Asian equities slide as Fed minutes show hike bias: markets wrap
Asian shares followed Wall Street lower on Thursday after hawkish signals from the Federal Reserve’s latest meeting minutes damped investor sentiment.
Japan led the declines, with the Topix index on course for a third straight drop, trimming its 20% rally this year. Benchmarks in Australia and South Korea also fell, along with futures for Hong Kong.
The S&P 500 declined 0.2% on Wednesday while the Nasdaq 100 fell less than 0.1%. Contracts for these gauges edged lower in early Asian trading as investors also looked ahead to US jobs data over the next two days that will further illuminate the path for interest rates.
Yields on Australian and New Zealand 10-year government bond yields rose to 2023 highs following further selling in their US counterparts on Wednesday.
Treasuries steadied in Asia on Thursday after the 10-year yield jumped to 3.93% in the previous session and the two-year rate inched up to 4.94% — putting each maturity around the highest level since March.
The action was driven by Fed minutes showing division among policymakers over the decision to pause in the central bank’s June meeting, with the voting members on track to take rates higher this month.
“It’s very difficult for the Fed to be pivoting anytime soon,” said Sue Trinh, co-head of global macro strategy for Manulife Investment Management, on Bloomberg Television. Prior pivots have occurred with core inflation around half current levels, suggesting more tightening ahead, she said. “We are positioned somewhat more defensively in the shorter term.”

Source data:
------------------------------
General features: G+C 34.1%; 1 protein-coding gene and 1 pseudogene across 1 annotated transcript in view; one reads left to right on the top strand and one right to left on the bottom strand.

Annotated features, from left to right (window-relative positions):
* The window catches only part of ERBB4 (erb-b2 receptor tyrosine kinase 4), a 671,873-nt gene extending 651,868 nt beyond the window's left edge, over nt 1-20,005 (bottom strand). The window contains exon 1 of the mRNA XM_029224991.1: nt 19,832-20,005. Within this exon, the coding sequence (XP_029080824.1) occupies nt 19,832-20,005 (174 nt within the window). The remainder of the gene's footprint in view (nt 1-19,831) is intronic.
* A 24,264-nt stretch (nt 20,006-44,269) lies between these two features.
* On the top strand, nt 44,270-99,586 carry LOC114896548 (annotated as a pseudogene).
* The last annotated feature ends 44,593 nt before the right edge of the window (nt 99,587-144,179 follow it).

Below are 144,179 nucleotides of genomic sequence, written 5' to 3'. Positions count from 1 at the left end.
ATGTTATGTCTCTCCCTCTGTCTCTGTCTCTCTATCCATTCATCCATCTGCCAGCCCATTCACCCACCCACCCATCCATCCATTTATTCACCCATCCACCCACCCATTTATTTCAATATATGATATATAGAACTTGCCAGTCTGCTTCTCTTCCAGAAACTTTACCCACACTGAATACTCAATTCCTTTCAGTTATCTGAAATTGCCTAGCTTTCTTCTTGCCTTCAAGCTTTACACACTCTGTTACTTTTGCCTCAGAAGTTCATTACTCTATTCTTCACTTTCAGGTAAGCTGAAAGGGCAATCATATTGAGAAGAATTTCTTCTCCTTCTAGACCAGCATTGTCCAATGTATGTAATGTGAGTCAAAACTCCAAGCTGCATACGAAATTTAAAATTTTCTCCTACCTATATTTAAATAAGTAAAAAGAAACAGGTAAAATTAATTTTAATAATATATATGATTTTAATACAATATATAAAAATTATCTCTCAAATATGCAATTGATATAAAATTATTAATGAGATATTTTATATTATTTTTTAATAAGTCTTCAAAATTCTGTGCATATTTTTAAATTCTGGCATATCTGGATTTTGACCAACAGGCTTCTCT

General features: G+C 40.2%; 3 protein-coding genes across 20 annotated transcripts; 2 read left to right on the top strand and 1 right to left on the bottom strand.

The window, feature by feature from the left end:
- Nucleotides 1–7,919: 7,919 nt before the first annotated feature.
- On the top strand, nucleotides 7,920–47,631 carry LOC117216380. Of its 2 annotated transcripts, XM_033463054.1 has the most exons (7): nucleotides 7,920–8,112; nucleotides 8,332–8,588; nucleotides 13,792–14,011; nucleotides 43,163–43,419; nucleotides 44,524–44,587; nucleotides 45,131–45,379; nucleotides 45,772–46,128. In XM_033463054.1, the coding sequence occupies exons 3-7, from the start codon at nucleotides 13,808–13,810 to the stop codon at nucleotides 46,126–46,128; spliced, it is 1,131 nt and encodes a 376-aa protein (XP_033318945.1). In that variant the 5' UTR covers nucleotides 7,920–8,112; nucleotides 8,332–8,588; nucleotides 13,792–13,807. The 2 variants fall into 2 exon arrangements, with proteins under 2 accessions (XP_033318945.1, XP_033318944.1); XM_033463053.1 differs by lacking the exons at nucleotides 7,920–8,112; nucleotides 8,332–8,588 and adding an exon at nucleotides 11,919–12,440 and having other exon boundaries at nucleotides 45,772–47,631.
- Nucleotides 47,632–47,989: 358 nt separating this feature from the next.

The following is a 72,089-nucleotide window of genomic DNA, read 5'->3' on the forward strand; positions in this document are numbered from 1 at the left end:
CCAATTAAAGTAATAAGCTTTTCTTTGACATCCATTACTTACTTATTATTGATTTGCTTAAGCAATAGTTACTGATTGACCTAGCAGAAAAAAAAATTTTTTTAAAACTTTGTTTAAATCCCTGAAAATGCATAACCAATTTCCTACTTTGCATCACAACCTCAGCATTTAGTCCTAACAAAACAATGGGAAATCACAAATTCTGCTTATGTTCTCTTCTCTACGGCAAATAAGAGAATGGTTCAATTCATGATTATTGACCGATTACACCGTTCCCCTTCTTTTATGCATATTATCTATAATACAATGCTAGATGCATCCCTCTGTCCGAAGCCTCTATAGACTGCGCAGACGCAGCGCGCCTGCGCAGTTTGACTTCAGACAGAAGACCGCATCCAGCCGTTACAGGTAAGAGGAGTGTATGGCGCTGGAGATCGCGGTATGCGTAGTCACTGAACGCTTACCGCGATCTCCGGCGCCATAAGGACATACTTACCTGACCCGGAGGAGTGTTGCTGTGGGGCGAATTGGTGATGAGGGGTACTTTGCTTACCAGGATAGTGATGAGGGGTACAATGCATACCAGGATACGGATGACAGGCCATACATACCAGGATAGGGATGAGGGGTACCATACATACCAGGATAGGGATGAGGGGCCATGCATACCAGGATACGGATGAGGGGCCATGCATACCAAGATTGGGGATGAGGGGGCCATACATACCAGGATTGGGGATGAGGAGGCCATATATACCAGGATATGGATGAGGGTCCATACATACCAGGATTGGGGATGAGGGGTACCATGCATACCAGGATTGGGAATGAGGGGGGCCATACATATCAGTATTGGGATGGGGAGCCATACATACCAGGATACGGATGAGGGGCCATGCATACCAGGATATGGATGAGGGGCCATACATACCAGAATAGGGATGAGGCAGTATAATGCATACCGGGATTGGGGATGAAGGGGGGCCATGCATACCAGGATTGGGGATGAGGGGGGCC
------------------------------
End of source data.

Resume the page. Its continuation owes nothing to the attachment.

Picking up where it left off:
A series of US employment reports due on Thursday and Friday will be pivotal. The so-called JOLTS report of job openings is expected to show a tapering of available positions and a separate measure of jobless claims is anticipated to tick higher, in a sign of cooling in the labour market.
Meanwhile, Treasury Secretary Janet Yellen touches down in Beijing on Thursday to attempt to further repair the relationship between the world’s two largest economies.
A news outlet backed by China’s central bank published commentary stating that the country has ample tools to stabilise the foreign exchange market even if the yuan suddenly weakens.
Separately, China’s largest banks reduced rates on the country’s $453-billion in corporate US dollar deposits. The cut was the second in a matter of weeks and signals a further attempt to shore up the struggling yuan.
Elsewhere in emerging markets, the central banks of Malaysia and Sri Lanka will hand down interest rate decisions on Thursday.
Moves in major currencies were relatively muted, aside from the yen strengthening about 0.3% versus the dollar. Traders are likely to keep a keen eye on both the yen and the yuan again, with no end in sight to the broad downward pressure on these currencies. DM